Richard Bucker

what's in your ... backpack?

Posted at — Feb 8, 2019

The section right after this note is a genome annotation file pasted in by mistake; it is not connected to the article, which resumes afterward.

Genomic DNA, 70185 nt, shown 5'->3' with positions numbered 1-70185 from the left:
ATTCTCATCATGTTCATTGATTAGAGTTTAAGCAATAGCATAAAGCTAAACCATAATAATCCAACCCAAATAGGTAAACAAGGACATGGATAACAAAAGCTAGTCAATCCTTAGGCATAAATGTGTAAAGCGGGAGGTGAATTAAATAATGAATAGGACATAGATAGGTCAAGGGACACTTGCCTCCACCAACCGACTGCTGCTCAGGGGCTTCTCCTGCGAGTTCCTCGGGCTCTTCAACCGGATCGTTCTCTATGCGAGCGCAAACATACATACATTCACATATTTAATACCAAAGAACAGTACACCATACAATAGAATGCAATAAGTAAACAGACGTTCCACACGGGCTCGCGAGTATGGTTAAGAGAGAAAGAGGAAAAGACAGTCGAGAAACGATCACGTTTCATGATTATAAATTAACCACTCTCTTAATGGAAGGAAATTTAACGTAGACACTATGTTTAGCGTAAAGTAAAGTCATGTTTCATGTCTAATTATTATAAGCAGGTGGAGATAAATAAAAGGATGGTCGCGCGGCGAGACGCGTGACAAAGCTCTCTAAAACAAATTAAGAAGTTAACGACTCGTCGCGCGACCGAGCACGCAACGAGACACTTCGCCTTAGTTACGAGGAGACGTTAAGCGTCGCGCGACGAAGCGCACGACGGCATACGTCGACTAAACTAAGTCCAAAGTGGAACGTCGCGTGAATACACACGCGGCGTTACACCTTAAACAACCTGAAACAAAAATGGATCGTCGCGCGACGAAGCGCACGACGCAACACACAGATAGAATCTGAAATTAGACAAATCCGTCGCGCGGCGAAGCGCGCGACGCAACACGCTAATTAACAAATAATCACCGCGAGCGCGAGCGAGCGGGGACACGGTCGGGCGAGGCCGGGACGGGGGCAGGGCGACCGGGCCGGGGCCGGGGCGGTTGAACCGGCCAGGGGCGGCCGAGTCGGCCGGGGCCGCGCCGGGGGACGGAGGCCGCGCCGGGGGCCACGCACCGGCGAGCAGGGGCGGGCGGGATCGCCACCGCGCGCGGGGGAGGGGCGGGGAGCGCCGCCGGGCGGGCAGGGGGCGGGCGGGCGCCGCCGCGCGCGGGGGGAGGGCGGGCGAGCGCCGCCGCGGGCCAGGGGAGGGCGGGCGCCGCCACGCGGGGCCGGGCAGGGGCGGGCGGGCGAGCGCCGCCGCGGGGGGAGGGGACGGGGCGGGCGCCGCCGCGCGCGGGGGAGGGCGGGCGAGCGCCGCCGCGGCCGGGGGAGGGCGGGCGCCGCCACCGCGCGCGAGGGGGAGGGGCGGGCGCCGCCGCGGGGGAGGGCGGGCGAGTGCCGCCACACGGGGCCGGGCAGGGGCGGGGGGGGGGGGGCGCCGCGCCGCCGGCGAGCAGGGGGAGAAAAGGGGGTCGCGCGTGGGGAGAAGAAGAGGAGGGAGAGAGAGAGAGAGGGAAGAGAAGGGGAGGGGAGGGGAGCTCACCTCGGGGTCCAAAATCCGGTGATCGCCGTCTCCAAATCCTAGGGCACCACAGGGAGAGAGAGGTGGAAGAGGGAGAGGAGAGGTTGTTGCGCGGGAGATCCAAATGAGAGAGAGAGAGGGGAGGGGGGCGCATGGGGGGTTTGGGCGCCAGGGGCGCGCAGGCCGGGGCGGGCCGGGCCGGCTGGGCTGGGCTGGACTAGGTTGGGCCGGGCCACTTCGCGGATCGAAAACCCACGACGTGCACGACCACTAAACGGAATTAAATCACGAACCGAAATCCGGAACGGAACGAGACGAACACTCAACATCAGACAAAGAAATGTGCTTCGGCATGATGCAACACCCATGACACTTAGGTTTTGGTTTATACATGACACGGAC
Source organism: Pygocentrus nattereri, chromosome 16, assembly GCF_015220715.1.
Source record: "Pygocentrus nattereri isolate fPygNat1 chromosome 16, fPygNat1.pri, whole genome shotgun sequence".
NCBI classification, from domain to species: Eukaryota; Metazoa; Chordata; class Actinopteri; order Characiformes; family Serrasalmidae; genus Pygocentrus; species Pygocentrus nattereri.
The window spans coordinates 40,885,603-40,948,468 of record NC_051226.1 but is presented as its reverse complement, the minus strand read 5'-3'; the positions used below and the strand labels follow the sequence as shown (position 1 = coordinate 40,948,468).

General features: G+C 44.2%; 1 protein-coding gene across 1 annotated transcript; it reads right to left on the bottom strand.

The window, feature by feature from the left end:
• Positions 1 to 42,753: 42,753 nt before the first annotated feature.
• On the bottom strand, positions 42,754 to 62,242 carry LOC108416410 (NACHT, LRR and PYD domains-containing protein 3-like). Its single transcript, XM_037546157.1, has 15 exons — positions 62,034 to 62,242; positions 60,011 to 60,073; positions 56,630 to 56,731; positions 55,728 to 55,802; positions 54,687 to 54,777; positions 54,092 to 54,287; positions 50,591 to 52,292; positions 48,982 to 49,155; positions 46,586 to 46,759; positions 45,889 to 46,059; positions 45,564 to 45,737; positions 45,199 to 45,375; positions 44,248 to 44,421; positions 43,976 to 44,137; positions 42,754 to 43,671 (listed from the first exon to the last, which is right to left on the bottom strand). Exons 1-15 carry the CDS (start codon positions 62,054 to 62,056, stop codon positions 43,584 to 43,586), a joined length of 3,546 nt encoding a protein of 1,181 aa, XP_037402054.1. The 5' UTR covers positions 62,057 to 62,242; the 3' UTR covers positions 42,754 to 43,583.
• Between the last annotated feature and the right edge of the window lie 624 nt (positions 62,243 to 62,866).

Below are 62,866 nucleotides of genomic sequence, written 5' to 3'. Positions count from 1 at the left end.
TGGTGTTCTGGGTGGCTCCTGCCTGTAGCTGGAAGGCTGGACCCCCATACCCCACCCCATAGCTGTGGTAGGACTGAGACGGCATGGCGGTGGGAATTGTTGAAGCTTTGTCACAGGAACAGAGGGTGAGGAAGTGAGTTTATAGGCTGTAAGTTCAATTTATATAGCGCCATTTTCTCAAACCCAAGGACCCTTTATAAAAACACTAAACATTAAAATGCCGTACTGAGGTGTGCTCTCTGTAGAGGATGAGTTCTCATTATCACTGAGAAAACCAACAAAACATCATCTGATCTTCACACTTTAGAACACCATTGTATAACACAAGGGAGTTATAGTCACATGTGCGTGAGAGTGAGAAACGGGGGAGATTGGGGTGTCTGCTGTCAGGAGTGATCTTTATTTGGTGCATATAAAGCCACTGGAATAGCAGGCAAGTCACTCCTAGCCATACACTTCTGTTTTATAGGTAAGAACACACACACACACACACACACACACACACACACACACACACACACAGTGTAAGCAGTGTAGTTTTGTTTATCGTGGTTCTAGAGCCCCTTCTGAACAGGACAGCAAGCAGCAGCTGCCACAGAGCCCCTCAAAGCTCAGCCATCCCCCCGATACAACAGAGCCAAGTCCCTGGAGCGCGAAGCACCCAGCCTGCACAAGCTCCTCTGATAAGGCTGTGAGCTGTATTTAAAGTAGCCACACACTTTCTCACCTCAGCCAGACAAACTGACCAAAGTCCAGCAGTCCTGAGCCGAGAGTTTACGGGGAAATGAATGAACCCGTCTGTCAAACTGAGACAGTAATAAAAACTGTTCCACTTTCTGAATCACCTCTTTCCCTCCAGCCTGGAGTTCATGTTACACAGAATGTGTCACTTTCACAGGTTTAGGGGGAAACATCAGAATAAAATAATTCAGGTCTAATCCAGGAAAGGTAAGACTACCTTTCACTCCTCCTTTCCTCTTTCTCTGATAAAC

I’m going lighter and lighter… not by spending gobs of money just making different choices; partly based on the notion that I’ve already decided to be somewhat uncomfortable. That said this kit has enough to give me some options.These packs are both made from Cordura and about 24L. On the left is a Sea To Summit with just the main compartment with rolltop and compression loops and string on the back. On the right is a Matador with a rolltop main compartment, sternum strap, 2 stretch side pockets, and a back zippered pocket.Ideally these are reasonable as a day pack or even a commuter although I’m not sure how well the Cordura will stand up. Given how small they pack down to I could carry the other as a backup. Matador appears to be a US company and their pack is actually lighter and less expensive than the STS.Overnight kitI can make this kit smaller and lighter depending on how much I’m willing to suffer but this is the starting point (from left to right):klymit static V junior wrapped around a thermarest sit padBorah BivySTS hammock tarpSTS mesh hammock XLSTS CoolMax Bag liner for those warmer nights and can be replaced with a Reactor Extreme (same size but 25F warmer)mini umbrellaSTS Silnylon Poncho Tarpmed kitSTS water bucket, digital thermometer, emergency whistleMSR water filter with prefilterZPacks carbon fiber stakesNot pictured: spool of 2mm cordage, water bottle, mini caribiners, lighter, food.The basic kit comes down to 5-7 pounds. With food and water closer to 10 pounds. I could go with less water but it means doing things differently… camelup as often as possible. I could also go without the hammock or exchange the tarp for a lighter/smaller one or just use the poncho. I could also choose a smaller pad.Also, it’s a good idea to use a ditty bag to hold your bits and bobs. I also purchased a hip belt for those things and it worked great and kept the weight off my pack.